Eastern Suffolk: The Moriches, Mastic Beach, Shirley and Shinnecock Canal
The easternmost region of the South Shore Estuary includes the villages of Center and East Moriches, Mastic Beach, Shirley, Quogue, Remsenburg, Hampton Bays and the Shinnecock Canal. The eastern boundary of the estuary reserve is the canal. Unlike its western neighbors, these communities were largely unsettled until the 19th century. Prior to that time there was a small Native American settlement that later became the Poospatuck Reservation in Mastic-Shirley. However there is a long history of travelers stopping in this region, at the historic Ketcham Inn, constructed in c. 1693. Where much of the landscape was once covered with woodlands, it was removed in the late 1600s and early 1700s, sold to eager New York City house and boat builders.
During the 18th and early 19th centuries, baymen and indigenous peoples harvested clams, scallops and other shellfish, while catching fish using haul seine and gil nets. Nearby farmers, whose families emigrated from England and Holland, grew produce of various kinds including corn, tomatoes and root crops, primarily for subsistence purposes but also to sell or trade to their neighbors. Unlike its western neighbors, a large-scale commercial shellfishing industry did not develop in this region.
Beginning in the mid-1800s a small number of independent baymen began harvesting and selling shellfish and other marketable species to local residents. They also worked as hunting and fishing guides, passing their skills on to their children and their offspring, creating a multi-generational tradition that continues today. Within this group there were also duck decoy carvers and boat builders, another cultural remnant that remains part of the region’s identity.
Center Moriches was one of the first communities in this area to have a resort establishment including a luxury hotel. The Hotel Brooklyn was located directly on the bay, offering dramatic waterfront views along with “cuisine of the highest order” according to a New York Times advertisement. There were sailing races, fishing parties and other amusements for visitors. In addition there was the East Bay Yacht Club, which sponsored balls that were frequently noted in the newspaper’s society pages.
Prior to the 1900s Mastic Beach was the site of farms and woodlands that were originally part of the William Floyd estate. Mastic Beach is located in between the Carman’s River on the west and the Forge River on the east, and Moriches Bay on the south. In the early 1920s “outsiders” began moving into modest summer bungalows and cottages, created by out of town real estate speculators including the Brooklyn Citizen, a regional newspaper. They constructed a modest beach park, a gazebo and snack bar stand. In 1928 the Mastic Beach Property Owners Association was founded, and continues to play an important role in the community. There is an historic district in “Old Mastic” that was designated by the Town of Brookhaven in the 1980s.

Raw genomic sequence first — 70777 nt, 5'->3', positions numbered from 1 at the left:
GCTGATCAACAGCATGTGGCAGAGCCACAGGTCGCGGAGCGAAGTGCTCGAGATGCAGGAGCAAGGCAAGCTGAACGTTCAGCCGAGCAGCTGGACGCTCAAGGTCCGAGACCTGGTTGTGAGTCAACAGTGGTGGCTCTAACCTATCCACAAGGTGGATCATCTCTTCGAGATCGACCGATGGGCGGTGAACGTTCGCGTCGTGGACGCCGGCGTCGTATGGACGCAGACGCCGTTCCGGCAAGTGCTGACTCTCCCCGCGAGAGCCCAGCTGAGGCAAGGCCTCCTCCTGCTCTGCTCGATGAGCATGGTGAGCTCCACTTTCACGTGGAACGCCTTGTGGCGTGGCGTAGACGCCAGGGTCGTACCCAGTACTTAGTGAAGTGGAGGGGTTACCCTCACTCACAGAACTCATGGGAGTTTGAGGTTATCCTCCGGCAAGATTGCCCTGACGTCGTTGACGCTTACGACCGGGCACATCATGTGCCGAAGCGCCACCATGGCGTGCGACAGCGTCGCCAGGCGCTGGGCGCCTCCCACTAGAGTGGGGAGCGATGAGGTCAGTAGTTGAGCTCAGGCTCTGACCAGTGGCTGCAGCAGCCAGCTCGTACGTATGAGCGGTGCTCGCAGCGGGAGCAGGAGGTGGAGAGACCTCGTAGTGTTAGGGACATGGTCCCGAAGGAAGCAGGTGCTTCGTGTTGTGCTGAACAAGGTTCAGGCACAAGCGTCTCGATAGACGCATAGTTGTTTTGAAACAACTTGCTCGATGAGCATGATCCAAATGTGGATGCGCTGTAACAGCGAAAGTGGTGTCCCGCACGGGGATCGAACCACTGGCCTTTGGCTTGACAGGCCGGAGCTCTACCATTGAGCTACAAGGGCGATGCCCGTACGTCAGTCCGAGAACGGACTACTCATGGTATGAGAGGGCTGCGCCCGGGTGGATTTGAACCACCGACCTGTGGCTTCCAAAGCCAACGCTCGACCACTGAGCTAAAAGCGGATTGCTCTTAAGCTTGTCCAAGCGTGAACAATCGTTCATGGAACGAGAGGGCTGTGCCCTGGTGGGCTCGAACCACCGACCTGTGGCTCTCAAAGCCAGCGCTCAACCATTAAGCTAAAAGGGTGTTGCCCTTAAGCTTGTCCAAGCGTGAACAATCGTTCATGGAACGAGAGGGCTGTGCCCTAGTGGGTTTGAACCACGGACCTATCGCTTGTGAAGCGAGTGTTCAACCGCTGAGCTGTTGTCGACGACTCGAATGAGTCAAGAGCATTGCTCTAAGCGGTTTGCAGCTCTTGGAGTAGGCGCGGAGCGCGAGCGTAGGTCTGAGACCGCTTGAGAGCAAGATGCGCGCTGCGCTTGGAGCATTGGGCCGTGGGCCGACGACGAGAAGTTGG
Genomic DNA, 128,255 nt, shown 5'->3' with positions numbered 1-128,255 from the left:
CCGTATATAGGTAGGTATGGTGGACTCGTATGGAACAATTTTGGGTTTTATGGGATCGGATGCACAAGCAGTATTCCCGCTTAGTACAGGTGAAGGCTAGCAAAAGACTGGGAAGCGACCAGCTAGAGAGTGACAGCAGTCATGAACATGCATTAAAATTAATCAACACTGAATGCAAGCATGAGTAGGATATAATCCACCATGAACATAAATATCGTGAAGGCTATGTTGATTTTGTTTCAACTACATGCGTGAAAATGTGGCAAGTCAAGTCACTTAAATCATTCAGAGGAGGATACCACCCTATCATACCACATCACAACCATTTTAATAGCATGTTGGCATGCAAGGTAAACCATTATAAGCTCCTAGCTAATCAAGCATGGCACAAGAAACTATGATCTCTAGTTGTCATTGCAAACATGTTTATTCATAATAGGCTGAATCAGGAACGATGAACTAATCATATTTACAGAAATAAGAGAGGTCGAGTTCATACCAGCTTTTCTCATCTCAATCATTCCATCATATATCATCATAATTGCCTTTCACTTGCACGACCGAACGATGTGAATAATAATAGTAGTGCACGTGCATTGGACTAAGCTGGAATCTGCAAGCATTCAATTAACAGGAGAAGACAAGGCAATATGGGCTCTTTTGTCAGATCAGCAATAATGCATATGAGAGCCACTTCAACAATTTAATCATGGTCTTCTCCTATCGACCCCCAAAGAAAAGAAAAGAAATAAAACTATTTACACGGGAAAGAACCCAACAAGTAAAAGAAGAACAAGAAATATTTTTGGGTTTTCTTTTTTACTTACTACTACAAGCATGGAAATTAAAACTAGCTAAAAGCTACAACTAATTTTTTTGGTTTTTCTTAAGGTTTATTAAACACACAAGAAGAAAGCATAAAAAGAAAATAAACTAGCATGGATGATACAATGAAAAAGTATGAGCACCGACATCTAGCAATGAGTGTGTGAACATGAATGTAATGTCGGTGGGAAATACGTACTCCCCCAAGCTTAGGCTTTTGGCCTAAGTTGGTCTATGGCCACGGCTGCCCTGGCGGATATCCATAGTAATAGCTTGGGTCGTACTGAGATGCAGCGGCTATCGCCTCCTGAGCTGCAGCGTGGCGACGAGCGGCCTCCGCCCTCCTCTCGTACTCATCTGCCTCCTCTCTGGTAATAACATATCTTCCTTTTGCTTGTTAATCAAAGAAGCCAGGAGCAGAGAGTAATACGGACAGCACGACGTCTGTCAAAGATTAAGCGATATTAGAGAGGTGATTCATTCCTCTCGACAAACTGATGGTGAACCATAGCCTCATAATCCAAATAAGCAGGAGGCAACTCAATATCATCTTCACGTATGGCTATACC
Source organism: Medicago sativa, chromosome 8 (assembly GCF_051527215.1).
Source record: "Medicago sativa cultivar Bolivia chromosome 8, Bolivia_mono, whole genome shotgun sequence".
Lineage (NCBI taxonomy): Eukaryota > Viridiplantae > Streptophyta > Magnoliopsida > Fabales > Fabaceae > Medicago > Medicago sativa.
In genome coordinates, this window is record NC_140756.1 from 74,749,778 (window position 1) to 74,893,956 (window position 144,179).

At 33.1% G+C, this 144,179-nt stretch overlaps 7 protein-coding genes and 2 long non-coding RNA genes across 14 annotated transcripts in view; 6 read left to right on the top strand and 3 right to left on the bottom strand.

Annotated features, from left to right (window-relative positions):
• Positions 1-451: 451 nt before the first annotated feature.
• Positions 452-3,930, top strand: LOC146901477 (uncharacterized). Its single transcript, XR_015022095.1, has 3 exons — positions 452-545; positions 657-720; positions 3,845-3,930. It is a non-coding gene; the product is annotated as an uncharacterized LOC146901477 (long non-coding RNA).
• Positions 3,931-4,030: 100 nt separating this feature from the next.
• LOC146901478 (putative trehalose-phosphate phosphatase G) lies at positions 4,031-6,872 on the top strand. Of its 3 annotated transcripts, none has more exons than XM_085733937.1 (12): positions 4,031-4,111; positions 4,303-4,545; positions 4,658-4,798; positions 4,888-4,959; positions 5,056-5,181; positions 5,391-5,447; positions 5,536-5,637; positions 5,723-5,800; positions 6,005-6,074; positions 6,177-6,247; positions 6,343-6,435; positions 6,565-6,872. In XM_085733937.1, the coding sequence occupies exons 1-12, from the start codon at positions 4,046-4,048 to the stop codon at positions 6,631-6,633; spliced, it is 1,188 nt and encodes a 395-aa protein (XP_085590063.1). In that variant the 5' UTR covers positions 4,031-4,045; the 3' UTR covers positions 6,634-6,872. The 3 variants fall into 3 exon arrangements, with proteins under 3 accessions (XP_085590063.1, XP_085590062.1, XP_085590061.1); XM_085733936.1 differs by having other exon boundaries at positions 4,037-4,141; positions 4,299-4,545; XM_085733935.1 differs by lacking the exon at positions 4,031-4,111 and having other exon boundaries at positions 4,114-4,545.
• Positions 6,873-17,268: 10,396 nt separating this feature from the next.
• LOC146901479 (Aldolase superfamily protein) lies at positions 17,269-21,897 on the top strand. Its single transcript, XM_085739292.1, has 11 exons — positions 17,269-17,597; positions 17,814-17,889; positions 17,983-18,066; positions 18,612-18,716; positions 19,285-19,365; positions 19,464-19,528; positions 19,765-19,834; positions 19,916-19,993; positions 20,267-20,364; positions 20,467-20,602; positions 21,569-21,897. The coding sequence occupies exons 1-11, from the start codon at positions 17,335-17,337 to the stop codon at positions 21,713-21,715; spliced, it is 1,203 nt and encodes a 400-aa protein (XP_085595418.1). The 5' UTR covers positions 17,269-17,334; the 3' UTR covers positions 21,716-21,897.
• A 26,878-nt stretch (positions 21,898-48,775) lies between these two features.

Like its neighbors to the west this region was relatively small and isolated until the post World War II period, when summer renters began moving to the region as year-round residents. They converted their seasonal homes to year round use, installed septic tanks, and demanded the same services of other post-war suburban communities. As a result the bay has become more polluted, due to surface runoff and groundwater contamination from aged septic systems. There is deep concern among local residents that the bay will continue to deteriorate, and that overdevelopment will marginalize the remaining historic structures. As a result local residents and the Town of Brookhaven have supported the creation of historic districts in Moriches, Center and East Moriches along with the designation of the Captain Bartlett Ross House in Moriches and the creation of the Old Mastic Historic District.
Further east are the communities of Quogue, Remsenburg and other hamlets which have grown as popular summer resort communities, with modest numbers of fishermen and other maritime oriented stakeholders. The most popular of these is the hamlet of Westhampton Beach. Originally settled by farmers and fishermen, the community is one of the most popular of the “Hamptons” ensemble. While there are numerous beach houses, there are also traditional industries and homes, ranging from fishermen’s commercial operations, particularly in Shinnecock Canal, to duck farms, boatyards and bungalows. The Westhampton Beach Historical Society is active in documenting and preserving this maritime heritage. Recent real estate pressures on commercial fishermen’s property are endangering this heritage, as condominiums replace valuable dock and work space. A similar situation exists in Hampton Bays, home to many traditional fishermen. Third Wave Films highlights the history of this community in its documentary Tide and Time: The Maritime Heritage of Hampton Bays. Fishermen continue to work on the bay and ocean, including some who practice aquaculture projects in an effort to remain on the water. The Shinnecock Canal is known as one of the more difficult places to navigate a boat.
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